Ranging Bison: An Ecological Win for Everyone! by Walkaboutlou

Hi Janet,

2 years of changes are now being implemented on a ranch I know. A nursery herd of bison was kept isolated for the past 2 years, growing up together, acclimating to land. They had 1st calf this past spring. This new young group will eventually turn into a large herd that will literally roam over 8000 acres.

At the same time, the 100 year sheep operation is in its final stages, and the last lambs are being born.

It’s an end of an era. And a move to create sustainable ranching.

Bison are the very opposite of sheep in every way. They need no protection from predators or dogs. They literally improve grazing if given room. The wildest of erratic weather means nothing to them. They are the future. Ironically, with sheep being removed and many fences torn down, within 2 weeks a band of pregnant elk have began utilizing some areas where they haven’t been seen for years. There’s only a few bison roaming. But already there is a profound change happening. When coyote discover a bison/elk grazed ranch of 8000 acres, no doubt this will be prime territory for a few lucky pairs.

For ranchers who want to survive erratic weather, times, etc…bison are proving themselves more and more.

And where bison roam, coyote are no longer under suspicion.

I feel privileged to see this. How many times are sheep removed….and bison, elk and coyote move in?


Hi Janet,

I forgot to mention, the area the bison have lived past 2 years looks very different from sheep grazed range. The grass is longer. Also, where especially the bulls wallow for dust/mud, depressions develop, holding water, which spring peeper frogs lay eggs in. Their actual grazing is different, and it’s hard to comprehend, but a huge bison has less impact than a sheep in the land.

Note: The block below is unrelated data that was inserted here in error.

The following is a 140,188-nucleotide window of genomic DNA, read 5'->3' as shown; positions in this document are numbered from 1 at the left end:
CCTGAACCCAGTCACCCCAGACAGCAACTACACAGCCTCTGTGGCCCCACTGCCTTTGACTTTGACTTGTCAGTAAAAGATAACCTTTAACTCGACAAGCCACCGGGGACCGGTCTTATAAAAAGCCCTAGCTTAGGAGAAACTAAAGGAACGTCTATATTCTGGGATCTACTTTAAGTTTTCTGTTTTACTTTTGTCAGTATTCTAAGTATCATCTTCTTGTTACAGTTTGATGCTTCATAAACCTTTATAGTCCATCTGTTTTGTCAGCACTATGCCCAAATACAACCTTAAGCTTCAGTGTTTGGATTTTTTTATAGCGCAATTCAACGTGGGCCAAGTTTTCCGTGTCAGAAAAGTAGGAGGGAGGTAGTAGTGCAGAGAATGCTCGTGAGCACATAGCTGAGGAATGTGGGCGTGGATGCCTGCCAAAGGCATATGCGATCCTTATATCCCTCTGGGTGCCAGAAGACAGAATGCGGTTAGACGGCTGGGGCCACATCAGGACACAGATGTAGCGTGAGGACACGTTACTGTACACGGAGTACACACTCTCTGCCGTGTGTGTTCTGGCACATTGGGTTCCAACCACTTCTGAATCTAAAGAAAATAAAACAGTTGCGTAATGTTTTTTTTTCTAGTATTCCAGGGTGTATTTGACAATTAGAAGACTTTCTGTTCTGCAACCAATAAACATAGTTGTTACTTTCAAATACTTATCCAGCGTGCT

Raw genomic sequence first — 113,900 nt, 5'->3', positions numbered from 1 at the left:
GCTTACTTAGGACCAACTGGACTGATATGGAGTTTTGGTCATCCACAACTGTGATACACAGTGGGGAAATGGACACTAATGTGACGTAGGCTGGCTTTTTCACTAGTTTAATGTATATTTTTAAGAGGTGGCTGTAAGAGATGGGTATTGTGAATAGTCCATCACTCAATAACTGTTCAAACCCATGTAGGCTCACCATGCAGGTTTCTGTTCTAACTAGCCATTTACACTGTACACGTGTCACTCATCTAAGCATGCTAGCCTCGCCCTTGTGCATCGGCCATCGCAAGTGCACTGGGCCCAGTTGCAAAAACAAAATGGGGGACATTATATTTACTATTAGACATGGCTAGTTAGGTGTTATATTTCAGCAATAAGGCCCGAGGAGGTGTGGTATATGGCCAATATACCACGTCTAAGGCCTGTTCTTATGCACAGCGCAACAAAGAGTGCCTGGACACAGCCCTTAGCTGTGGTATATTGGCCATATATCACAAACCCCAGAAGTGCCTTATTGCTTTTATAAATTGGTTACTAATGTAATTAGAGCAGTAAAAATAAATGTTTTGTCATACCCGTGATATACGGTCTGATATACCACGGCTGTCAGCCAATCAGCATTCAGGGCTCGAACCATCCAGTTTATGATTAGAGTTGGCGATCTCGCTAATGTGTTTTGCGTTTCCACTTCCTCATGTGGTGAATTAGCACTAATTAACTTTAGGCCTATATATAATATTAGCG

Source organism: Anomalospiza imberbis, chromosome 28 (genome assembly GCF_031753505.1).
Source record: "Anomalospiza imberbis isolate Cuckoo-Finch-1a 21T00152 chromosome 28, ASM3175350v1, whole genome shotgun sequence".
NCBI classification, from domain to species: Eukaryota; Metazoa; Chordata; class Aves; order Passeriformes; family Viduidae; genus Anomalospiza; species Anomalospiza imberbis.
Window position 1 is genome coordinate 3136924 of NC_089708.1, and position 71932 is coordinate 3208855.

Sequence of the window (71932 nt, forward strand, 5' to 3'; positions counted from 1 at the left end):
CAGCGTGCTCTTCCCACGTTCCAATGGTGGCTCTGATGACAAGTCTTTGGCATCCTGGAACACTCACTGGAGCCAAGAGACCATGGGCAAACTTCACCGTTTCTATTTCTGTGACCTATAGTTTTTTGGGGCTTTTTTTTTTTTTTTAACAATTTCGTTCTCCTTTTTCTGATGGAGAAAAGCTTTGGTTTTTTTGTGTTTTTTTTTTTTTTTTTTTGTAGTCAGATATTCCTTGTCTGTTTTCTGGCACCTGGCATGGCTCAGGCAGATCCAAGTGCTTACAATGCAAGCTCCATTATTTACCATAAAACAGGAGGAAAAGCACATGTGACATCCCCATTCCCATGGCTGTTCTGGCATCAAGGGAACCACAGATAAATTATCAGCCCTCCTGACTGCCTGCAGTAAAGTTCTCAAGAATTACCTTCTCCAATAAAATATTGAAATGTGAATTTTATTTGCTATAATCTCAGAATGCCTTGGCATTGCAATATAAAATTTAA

Like I said, I’m really excited. 8000 acres of ranging bison will be an ecological win. And the coyote that live there will be in prime habitat. No hunting allowed, so I’m sure wildlife will converge here under the new bison banner.

5 Comments (+add yours?)

  1. Dan De Vries
    Jan 12, 2020 @ 01:44:45

    There’s a powerful argument for reestablishing “megafauna” on North America’s open spaces. One, from a few years back, The Eternal Frontier: An Ecological History of North America and Its Peoples by Tim Flannery (not the former San Francisco Giants coach). Flannery, as I recall from my reading speculates about introducing camels and elephants to the Great Plains and that perhaps the greatest benefit would be increased soil fertility. Another is from Dan Flores, who wrote the wonderful Coyote America. His about megafauna is American Serengeti: The Last Big Animals of the Great Plains. Each well worth the reading


    • yipps:janetkessler
      Jan 12, 2020 @ 19:59:55

      I disagree with humans introducing new species into the area such as elephants and camels. We have our own ecology here which can be rebalanced without that kind of mega-interference. Dan Flores is a historian.

  2. Hilary Cole
    Jan 12, 2020 @ 17:50:50


    What an interesting story, sounds great and I shall look forward to hearing more about the Bison and wildlife that moves in..

    Thanks for that..

    Hilary 😊


  3. lancer223
    Jan 15, 2020 @ 20:24:15

    Hi Janet,
    Thank you for the great report. Have you read the great book 1491 (and the sequel 1493) by Charles Mann? He talks about how important it is to have a complete ecosystem. This is one method to combat climate change. Having buffalo as well as bears, wolves and of course, coyotes will have far-reaching implications in our complete pyramid of life. Things evolved together to make the world work. Take out one or two parts (ie: coyotes, buffaloes) and things don’t work and we have global warming and other imbalances.


    • yipps:janetkessler
      Jan 15, 2020 @ 20:28:36

      Thank you, Lance, for your comment! Yes, it’s a carefully balanced system which we should not be upsetting — extremely finely tuned and every component is important — as it evolved. It works as a whole. I will try to take a look at these two books you suggest. Again, thank you! Janet

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